Banking experts say the Retail Industry Leader Association's launch of a cyberthreat information sharing initiative is a good first step toward thwarting breaches, but it should build on the models used by other industries.
eBay is urging its 145 million customers to change their passwords following a cyber-attack on a company database that compromised encrypted passwords and other personal information. Learn how and when the attack originated.
High-profile retail breaches, such as the one suffered by Target Corp., could spur more merchants to promote increased use of mobile payments to boost security, says Thad Peterson, a new analyst at Aite Group.
The arrests of more than 90 individuals for their alleged involvement in the use of BlackShades malware is a sign of progress in the global fight against cybercrime, but some experts question whether the crackdown will serve as a fraud deterrent.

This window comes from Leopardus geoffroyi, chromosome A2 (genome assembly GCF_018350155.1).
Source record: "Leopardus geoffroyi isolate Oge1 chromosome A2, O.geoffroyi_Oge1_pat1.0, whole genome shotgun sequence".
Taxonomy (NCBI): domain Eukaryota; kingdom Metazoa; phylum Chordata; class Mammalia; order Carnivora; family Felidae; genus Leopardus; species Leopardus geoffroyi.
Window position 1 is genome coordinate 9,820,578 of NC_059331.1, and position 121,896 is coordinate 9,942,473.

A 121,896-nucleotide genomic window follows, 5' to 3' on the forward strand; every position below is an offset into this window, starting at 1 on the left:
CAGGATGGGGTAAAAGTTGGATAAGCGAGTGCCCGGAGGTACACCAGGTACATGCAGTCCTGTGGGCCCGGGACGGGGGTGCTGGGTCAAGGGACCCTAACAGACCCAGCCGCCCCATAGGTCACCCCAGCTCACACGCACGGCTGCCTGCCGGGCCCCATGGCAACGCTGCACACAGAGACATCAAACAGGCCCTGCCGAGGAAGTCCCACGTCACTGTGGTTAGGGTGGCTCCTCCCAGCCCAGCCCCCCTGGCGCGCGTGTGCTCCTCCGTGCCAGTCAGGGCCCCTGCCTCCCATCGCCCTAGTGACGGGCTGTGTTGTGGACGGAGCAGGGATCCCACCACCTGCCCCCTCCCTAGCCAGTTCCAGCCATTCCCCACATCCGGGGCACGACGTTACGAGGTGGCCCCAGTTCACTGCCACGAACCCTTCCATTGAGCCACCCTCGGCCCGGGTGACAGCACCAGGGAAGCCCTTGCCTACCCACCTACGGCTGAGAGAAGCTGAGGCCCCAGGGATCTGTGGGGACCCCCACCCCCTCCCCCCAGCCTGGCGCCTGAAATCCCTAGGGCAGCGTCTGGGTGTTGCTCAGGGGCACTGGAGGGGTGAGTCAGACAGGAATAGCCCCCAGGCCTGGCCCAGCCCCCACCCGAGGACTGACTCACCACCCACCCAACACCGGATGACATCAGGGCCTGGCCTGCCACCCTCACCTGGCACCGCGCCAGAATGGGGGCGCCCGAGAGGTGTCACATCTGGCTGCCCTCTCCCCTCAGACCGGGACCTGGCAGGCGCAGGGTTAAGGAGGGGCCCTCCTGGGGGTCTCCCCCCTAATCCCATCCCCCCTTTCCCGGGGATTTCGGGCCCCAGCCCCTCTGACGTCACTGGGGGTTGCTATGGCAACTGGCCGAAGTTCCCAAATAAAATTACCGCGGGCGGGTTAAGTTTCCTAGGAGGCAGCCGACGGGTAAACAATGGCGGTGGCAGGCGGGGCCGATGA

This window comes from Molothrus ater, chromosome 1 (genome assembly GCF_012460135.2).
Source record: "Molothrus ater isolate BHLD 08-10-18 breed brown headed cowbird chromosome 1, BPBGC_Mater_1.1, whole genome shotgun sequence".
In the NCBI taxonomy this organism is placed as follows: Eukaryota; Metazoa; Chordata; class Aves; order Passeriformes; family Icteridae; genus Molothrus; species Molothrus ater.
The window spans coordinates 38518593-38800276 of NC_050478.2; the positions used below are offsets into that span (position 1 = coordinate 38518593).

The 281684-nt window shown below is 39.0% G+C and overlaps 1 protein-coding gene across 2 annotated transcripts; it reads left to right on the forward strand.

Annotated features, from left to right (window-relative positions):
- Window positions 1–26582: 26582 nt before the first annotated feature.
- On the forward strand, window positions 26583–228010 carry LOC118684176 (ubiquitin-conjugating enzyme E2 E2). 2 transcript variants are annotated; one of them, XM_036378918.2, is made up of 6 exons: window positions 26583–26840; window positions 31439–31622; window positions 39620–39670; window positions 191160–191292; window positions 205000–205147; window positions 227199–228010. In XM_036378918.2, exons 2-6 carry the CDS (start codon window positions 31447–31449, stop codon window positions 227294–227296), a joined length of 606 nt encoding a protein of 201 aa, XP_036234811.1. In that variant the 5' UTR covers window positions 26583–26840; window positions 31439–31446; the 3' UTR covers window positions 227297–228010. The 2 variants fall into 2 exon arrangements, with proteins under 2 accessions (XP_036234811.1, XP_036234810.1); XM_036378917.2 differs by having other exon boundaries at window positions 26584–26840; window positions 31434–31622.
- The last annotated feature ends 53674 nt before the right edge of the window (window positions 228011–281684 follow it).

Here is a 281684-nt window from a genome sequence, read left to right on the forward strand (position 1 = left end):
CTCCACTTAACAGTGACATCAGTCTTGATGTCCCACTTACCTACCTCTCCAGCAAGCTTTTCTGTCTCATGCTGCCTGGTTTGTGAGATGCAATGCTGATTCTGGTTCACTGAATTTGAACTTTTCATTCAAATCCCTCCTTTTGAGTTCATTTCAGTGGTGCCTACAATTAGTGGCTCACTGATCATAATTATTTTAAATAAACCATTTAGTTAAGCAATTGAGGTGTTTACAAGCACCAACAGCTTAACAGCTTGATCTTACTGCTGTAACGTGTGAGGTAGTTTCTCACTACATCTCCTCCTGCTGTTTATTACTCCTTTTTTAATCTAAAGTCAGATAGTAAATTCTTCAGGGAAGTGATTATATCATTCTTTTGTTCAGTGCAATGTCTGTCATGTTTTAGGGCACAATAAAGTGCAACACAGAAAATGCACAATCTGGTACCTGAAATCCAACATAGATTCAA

The Federal Reserve will make recommendations this summer for how the United States could launch a "fast-payments" system with enhanced authentication, says Kirstin Wells of the Federal Reserve Bank of Chicago.
Security executives who attended ISMG's Fraud Summit Chicago said they see a growing need for sharing more cyber-intelligence with community banks and credit unions. But how else could smaller institutions improve their fraud-fighting efforts?
Class action lawsuits that banking institutions filed against Target Corp. in the wake of the retailer's massive breach are being consolidated. The suits seek recovery of expenses, such as the cost of re-issuing affected payment cards.
A multi-layered approach known as "context-aware security" is the most effective strategy for fighting both insider and external cyberthreats, says Gartner analyst Avivah Litan, who explains how this strategy works.
As mobile banking adoption rapidly grows this year, financial institutions need to identify and fill security gaps, says Aite Group analyst Julie Conroy, a featured speaker at the May 14 Fraud Summit Chicago.
Conventional wisdom dictates that the high demand for IT security practitioner would cause salaries to rise, perhaps significantly. But a new study by SANS shows only a slight fattening of paychecks for many IT security professionals.